The League of Arab States was founded in 1945 by six states, which were joined by Yemen three months later. Now there are 22, including the Palestinian Authority. It is the oldest of the regional organisations set up after the creation of the UN. Meetings of the heads of the Arab states are held annually, and a Council of Ministers meets twice a year. Decisions are taken by unanimity. In addition to the Council of Heads of State, the Defence Council and the Economic Council have taken on an important role. The Secretary-General, elected for a renewable 5-year term, manages the functioning of the League and its standing committees, and his diplomacy is exercised in terms of influence.

The League of Arab States is internationally recognised. The European Union and its Member States receive visits from the Secretary-General and visit him in return. Of particular note was the visit in February 2006 by H.E. Amr Moussa to the European institutions in Brussels, including the European Parliament. Though it is sometimes seen as a relic of the Cold War, in fact its current leaders have succeeded in modifying the League’s image, thus boosting its credibility and indeed its legitimacy on the major questions which concern and preoccupy the Arab world, chief among which are the conflicts and instability in the Middle East.

The other high points in the common life of the Arab world are the conferences of Heads of State. The League organises these meetings, but does not inspire their content. The conferences often reveal the very deep rifts within this community.

The most important of these conferences were that of 1964 which created the Palestine Liberation Organisation, that of 1974 which made the PLO a full member of the League, and that of 1978 which decided to expel Egypt following the Camp David agreements and move the seat of the League from Cairo. In 1982, in Fez (Morocco) the first Arab summit was held to consider the Israel-Palestine problem from a political point of view with the possibility of opening negotiations at some time in the future. In 1990, Egypt was reinstated and the seat of the League returned to Cairo.

In Sana’a in January 2004 the first Arab summit was held devoted to democracy and human rights. Again in 2004, in March, the Secretary-General of the League took the initiative of publishing a document entitled "Arab reform: its cause, visions and implementation". It should be noted that the collective defence pact, included in the rules of the League, has never been applied, either during the Suez crisis or during any of the Arab-Israeli wars.

On the other hand the existence of an Arab Charter of Human Rights, adopted in 1994, and subjected to a major update in 2003, should not be forgotten: this was an important event and gave real support to democratic forces in the different Arab countries.

Finally, while the Arab countries seek to converge in their voting in the UN, they by no means always succeed in doing so.

1.2. The European Union and the Arab world

The phrase “the Arab world” appears frequently in the speeches of the EU’s leaders. On the other hand, it is not surprising that expressions such as “the Arab nation” or “Arab unity” are never used.

In fact, we have purely formal and very distant relations with the League of Arab State and its Secretary-General, which have never been reflected in any kind of concrete action.

Consequently, in terms of practical politics, the EU’s contacts take the form of direct relations with each of the Arab states. For us, the Arab world is completely fragmented. We are aware of the Maghreb, but since the “Union of the Arab Maghreb" has totally faded from the scene, bilateral relations are entirely predominant in this area. In the same way, we deal separately with Iraq, Syria, Lebanon and the Arab peninsula.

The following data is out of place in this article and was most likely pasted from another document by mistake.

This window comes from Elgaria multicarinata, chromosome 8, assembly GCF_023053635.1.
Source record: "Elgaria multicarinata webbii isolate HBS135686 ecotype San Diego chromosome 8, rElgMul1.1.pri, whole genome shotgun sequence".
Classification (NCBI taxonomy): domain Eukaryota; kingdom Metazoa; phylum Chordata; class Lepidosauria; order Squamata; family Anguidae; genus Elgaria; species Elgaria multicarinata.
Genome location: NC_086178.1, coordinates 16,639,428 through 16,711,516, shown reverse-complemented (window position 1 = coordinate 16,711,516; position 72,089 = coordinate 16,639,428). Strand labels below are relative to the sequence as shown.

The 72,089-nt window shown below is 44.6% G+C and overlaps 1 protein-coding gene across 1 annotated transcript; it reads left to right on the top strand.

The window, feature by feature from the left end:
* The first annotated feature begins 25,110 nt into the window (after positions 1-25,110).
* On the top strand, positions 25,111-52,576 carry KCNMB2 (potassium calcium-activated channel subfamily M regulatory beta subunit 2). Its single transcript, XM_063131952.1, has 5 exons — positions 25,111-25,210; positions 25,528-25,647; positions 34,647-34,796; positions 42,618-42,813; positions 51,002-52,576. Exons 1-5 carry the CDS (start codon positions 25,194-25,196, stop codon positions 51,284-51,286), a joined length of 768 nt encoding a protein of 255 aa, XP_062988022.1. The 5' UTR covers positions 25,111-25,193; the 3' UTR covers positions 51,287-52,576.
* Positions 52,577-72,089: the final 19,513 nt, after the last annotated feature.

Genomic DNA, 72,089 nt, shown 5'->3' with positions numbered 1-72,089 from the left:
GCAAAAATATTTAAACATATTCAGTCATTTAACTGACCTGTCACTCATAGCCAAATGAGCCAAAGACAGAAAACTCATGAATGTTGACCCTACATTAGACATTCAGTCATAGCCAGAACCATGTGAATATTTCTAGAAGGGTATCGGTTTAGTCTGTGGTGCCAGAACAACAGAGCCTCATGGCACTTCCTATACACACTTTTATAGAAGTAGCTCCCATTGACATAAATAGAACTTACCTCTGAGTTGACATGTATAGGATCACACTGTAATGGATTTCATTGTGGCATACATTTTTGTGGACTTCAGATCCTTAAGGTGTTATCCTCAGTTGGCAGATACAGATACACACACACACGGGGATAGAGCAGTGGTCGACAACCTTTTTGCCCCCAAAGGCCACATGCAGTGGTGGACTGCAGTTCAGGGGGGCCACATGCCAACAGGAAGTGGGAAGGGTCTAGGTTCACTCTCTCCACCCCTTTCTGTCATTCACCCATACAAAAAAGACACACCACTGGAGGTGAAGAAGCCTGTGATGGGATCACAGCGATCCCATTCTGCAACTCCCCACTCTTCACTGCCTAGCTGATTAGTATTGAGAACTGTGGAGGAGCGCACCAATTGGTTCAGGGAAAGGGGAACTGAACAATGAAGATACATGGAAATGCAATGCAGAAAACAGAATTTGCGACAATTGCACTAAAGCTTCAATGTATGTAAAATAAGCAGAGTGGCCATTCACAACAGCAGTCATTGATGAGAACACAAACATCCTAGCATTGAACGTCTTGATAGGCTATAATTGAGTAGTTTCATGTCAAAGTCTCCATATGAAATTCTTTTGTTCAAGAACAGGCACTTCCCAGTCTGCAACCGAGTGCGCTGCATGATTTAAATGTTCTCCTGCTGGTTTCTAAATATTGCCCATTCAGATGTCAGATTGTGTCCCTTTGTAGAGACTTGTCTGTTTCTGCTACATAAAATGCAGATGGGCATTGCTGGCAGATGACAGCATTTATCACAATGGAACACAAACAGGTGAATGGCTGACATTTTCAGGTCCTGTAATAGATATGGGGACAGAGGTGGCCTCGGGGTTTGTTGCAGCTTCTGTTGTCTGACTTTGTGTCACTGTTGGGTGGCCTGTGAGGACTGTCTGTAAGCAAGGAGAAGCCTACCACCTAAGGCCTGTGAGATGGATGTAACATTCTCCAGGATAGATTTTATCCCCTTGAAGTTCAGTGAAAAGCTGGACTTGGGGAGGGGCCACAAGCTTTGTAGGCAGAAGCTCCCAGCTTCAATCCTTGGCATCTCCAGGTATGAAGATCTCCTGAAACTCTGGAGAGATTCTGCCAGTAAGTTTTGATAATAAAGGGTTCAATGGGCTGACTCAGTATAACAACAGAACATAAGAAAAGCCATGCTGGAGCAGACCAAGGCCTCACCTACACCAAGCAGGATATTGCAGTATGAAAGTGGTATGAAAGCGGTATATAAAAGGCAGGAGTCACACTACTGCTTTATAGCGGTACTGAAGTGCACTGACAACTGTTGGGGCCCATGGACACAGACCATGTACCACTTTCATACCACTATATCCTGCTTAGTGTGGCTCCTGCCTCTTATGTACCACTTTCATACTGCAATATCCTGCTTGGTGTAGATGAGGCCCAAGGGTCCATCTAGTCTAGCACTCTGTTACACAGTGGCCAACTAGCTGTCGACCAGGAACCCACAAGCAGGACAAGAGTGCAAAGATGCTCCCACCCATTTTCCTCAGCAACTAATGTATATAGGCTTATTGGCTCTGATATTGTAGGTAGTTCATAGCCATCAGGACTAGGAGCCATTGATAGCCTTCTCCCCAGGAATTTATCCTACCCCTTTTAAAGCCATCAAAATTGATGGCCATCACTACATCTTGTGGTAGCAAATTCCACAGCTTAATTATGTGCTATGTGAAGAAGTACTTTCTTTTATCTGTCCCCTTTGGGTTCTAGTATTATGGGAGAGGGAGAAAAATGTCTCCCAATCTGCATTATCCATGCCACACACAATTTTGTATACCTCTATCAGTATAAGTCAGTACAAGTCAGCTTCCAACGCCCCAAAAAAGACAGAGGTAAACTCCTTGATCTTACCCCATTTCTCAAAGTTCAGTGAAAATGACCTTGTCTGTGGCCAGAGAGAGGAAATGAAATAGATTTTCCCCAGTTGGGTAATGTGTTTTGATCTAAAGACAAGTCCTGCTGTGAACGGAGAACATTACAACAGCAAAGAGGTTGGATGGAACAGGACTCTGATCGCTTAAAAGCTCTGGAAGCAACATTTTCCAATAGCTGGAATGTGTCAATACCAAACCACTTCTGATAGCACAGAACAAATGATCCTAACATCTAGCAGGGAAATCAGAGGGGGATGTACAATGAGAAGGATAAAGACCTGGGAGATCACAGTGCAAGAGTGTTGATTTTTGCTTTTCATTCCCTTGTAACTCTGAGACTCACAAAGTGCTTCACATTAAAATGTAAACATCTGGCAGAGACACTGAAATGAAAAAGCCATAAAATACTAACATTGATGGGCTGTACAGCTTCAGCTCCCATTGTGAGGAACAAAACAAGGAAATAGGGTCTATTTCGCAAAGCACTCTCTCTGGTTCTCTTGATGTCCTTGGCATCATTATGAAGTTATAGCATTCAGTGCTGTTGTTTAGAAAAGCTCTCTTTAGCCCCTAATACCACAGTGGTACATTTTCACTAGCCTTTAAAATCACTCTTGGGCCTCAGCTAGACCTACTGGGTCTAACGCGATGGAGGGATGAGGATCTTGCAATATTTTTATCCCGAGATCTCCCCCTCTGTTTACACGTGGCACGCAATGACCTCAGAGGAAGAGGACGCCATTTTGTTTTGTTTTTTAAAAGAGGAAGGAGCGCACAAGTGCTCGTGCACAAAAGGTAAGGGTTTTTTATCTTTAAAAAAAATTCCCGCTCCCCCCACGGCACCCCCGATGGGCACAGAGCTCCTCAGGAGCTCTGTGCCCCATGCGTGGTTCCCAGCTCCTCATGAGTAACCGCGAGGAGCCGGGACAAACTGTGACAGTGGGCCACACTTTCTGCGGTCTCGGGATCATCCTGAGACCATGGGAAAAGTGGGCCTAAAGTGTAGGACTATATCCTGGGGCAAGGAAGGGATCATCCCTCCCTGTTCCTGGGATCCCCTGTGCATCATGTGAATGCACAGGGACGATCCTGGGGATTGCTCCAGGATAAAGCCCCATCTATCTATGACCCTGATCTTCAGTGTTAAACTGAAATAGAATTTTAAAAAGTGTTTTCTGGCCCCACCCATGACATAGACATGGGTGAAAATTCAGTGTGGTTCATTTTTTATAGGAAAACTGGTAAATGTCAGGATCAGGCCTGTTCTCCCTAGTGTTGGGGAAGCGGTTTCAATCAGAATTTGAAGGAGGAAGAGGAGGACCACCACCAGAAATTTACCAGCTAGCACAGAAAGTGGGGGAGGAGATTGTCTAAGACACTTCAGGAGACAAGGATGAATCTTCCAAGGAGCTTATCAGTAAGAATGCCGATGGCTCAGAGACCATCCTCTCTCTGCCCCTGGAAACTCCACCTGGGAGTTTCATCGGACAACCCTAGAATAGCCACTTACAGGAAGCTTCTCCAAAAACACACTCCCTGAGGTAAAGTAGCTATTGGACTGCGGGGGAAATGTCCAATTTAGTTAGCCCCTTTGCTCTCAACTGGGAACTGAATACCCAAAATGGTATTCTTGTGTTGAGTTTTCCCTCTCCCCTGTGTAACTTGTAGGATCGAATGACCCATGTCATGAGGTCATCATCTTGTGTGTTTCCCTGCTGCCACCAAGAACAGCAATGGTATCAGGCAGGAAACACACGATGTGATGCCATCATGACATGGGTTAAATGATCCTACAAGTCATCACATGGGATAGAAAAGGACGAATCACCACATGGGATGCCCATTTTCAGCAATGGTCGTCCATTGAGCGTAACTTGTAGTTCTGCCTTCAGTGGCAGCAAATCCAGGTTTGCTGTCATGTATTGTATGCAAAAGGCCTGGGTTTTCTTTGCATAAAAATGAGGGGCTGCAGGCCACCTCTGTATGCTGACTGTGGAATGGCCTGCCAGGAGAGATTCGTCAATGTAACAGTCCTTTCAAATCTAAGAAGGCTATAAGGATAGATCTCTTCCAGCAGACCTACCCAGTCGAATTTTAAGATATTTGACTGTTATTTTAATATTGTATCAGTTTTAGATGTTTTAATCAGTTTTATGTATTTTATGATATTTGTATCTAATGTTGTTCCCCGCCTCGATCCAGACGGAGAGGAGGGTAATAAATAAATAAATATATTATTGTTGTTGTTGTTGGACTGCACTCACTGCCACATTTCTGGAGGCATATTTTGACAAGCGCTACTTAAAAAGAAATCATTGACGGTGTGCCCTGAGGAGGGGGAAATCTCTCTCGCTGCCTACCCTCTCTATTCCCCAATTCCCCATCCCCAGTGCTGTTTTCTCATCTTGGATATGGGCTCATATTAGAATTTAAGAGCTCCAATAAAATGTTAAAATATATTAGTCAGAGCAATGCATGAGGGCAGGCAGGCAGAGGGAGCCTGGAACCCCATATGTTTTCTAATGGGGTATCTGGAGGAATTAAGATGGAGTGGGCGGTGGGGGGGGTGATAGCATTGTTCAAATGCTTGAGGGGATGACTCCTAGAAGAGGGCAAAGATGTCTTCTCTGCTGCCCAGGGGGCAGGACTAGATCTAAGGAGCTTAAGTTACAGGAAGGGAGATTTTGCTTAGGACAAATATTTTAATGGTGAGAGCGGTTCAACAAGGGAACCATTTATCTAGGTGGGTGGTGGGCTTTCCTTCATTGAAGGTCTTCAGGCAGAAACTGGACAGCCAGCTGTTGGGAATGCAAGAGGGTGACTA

Nevertheless, there has been in the EU a constant and increasing desire – at least as reflected in successive strategy documents in recent years – to encourage the processes of regional and sub-regional integration within the Arab world. This has been manifested, for example, in the mechanisms of the Barcelona process, or via the MEDA programme; and now, through the new financial instrument of the neighbourhood policy, the EU is endeavouring – admittedly with limited success at present – to promote transversal and trans-national South-South projects. The same is true of the deepening of relations, particularly economic relations, with the Gulf Cooperation Council.

The main problem, however, lies in the culture-based and often ethnocentric approach with which the EU tries to promote change. The underlying objectives of this approach are praiseworthy and generally unimpeachable: the development of democracy and proper public administration, the promotion of and respect for human rights and fundamental freedoms, national and regional political stability aimed at fruitful cooperation, controlled economic development and shared prosperity. However, we should take care not to transform the technical and political conditions, which are legitimate in themselves and which go hand in hand with policies to promote reform, unthinkingly into conditions which affect the mechanisms of power and disregard concepts of legitimacy which differ from our own, conditions which may in the long term prove to be counter-productive.

2. Is there really such a thing as the Arab community?

2.1. History, attempts at reform and entrenchment of national autonomy

According to Samir Kassir, Arab history reads like an accumulation of cultural diversities. Consequently, this heritage sometimes provides reference points and legitimacy, even today, for the most contradictory systems of ideas. It is well known to what extent the Arab world is marked by recurrent fragmentation in spite of the desires and attempts – whether utopian or realistic, even in very recent history – to achieve total or partial unity: Syrian-Egyptian unity, the AMU, the 1957 commission on Arab economic unity, the ambitions of the Baath party, the dreams of Libya. For a long time nationalism was striding forward, and was seen as the only true guiding light of any reform project, at the expense of inter-Arab relations or Arabism, which were seen as more of a hindrance.